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Silicon Valley has traditionally been the epicenter of American smart grid technology innovation, but a new report suggests North Carolina’s Research Triangle may deserve the title and be key to the industry’s economic future.

Clean Power

Is North Carolina’s Research Triangle the Smart Grid’s Silicon Valley?

Silicon Valley has traditionally been the epicenter of American smart grid technology innovation, but a new report suggests North Carolina’s Research Triangle may deserve the title and be key to the industry’s economic future.

 

Raleigh could be the smart grid's future

Silicon Valley has traditionally been the epicenter of American smart grid technology innovation, but a new report suggests North Carolina’s Research Triangle may deserve the title and be key to the industry’s economic future.

Duke University’s “Core Firms in the Research Triangle Region” report highlights a smart grid industry thriving thousands of miles away from Silicon Valley. At least 60 companies are working on smart grid technology and implementation in the region, with a conservative estimate of 3,000 employees at 101 locations in the 13-country Triangle region.

That figure is roughly the same as the Bay Area’s estimated 3,030 smart grid jobs, and does not include IBM’s 10,000 regional employees, many of whom are focused on smart grid technology through the company’s “Smarter Planet” initiative.

Beyond the sheer number of employees, the Triangle also favorably compares in the number of companies headquartered in the region. Five companies have headquarters in the Triangle — more than any other region beyond San Francisco — including ABB, Sensus, Consert, Elster, and Tanatalus.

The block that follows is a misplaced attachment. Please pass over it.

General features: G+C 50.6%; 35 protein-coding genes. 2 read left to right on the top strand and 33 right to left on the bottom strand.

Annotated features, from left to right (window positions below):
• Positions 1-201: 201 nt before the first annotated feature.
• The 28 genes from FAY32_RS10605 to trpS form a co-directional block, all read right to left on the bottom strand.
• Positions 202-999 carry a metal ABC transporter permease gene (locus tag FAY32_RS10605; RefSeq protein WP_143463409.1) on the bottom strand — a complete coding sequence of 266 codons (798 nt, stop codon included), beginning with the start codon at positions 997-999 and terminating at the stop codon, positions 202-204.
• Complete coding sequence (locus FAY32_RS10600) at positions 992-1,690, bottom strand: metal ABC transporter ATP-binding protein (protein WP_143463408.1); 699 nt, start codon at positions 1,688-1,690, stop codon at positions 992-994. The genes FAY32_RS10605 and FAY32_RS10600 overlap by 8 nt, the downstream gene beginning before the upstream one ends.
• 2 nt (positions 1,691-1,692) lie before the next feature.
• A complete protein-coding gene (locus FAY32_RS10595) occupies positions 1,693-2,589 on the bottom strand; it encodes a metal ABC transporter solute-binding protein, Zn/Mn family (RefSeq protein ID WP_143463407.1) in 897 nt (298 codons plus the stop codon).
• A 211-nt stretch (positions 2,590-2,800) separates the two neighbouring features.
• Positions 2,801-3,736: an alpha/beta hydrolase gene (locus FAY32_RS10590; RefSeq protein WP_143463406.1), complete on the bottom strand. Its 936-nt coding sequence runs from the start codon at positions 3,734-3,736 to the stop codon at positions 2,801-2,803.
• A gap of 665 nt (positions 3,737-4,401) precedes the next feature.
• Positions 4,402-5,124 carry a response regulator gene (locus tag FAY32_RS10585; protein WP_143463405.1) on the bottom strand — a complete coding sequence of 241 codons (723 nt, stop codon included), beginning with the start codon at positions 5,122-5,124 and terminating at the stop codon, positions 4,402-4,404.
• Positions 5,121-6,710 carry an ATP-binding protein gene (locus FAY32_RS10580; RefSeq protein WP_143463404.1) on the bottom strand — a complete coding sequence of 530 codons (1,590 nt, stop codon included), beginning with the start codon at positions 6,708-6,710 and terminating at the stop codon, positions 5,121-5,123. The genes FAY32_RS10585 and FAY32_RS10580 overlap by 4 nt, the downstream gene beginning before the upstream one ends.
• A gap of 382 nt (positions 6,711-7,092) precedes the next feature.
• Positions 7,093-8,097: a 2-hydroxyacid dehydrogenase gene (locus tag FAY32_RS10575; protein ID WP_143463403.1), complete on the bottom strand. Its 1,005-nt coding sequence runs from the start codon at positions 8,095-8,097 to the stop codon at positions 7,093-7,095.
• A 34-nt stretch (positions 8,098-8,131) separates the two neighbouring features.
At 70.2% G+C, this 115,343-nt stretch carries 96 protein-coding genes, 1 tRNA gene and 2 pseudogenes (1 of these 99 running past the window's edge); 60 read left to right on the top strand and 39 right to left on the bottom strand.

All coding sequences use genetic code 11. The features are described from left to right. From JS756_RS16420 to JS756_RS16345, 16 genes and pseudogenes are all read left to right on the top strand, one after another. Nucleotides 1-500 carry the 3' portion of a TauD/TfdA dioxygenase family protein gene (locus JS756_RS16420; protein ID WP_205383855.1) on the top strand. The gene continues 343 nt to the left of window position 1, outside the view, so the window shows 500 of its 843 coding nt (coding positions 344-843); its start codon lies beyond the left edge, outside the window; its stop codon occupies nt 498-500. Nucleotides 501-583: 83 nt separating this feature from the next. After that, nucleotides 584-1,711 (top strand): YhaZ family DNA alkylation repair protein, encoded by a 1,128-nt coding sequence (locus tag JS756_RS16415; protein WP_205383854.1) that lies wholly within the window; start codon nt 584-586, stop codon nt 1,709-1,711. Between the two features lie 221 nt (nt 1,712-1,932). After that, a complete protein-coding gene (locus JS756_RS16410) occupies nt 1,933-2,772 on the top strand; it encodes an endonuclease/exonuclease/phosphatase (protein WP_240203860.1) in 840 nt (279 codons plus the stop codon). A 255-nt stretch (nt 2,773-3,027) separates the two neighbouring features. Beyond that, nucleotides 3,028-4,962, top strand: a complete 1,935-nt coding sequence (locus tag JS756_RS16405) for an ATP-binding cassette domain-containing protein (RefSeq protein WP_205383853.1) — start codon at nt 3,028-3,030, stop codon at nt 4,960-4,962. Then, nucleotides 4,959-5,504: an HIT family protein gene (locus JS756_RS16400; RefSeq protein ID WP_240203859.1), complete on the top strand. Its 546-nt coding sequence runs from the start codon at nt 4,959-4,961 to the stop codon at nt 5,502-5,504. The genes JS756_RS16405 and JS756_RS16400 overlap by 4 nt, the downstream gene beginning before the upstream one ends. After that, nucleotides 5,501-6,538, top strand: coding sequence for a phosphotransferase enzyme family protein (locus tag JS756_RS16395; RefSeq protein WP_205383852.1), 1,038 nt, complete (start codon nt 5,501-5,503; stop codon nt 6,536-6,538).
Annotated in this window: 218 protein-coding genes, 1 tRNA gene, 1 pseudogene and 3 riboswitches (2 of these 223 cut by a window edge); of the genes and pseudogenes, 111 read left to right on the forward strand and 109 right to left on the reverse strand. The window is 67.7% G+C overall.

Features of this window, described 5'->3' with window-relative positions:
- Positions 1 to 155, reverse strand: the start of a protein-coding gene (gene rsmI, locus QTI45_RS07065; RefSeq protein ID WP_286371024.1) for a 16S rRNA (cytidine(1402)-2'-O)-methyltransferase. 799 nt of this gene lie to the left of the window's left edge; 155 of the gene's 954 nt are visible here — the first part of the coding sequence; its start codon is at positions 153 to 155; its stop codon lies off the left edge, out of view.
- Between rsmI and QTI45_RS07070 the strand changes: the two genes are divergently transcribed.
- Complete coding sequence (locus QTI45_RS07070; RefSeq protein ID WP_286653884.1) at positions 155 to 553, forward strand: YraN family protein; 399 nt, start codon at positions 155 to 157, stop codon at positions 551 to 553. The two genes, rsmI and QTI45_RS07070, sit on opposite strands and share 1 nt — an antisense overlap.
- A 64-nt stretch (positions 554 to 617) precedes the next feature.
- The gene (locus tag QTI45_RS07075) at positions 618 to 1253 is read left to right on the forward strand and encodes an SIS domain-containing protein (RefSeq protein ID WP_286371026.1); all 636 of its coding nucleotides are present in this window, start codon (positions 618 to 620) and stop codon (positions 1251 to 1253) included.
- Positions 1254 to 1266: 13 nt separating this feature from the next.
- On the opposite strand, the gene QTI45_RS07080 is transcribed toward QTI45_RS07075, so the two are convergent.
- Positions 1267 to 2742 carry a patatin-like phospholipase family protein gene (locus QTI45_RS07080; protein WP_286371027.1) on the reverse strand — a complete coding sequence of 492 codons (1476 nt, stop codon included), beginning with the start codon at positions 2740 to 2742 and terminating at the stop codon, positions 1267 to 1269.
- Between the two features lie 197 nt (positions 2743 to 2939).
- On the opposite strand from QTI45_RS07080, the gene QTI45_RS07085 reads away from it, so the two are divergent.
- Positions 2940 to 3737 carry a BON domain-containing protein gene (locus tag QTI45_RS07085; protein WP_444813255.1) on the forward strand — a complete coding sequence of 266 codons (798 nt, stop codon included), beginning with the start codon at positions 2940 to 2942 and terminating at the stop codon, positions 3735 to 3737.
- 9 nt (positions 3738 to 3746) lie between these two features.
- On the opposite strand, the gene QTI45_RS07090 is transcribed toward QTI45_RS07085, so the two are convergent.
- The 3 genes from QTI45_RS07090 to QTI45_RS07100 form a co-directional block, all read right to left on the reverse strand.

The Triangle’s contributions to smart grid innovations are also hard to ignore. ABB recently opened its $10 million Smart Grid Center of Excellence in Raleigh. The demonstration center is designed to test new systems that improve utility responses to power outages and simulate how severe weather affects grid reliability.

North Carolina State University’s $18.5 million Future Renewable Electric Energy Delivery and Management (FREEDM) System Center is working on new fast electric vehicle charging infrastructure, grid management systems, energy storage technology, and digital power grid controls. In time, the center aims to develop a 1-megawatt “green energy hub” demonstrating how to integrate distributed renewables with energy storage, plug-in vehicle, and grid technologies.

Utilities in the Triangle may also spell long-term business success for smart grid companies. Progress Energy and Duke Energy are currently in the middle of a $26 billion merger that if successful, would create the nation’s largest utility and vast economies of scale for smart grid technology.

The two companies received much of North Carolina’s $600 million in smart grid stimulus grants from the U.S. Department of Energy. Duke is currently testing a “virtual power plant” combining solar power and battery storage, and Progress Energy has several ongoing smart grid initiatives.

However, the report cautions targeted government policy support will be required to make the most of the Research Triangle’s smart grid opportunity. Several specific policies are recommended, including regulatory reform, incentivizing utilities toward efficiency instead of overall sales, creating an environment that attracts private investment, and proper consumer education.

With a total estimated North American smart grid market value of $57 billion by 2016, policy change today could lead to a high-tech sustainable economy tomorrow.

 
 
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Written By

Silvio is Principal at Marcacci Communications, a full-service clean energy and climate policy public relations company based in Oakland, CA.

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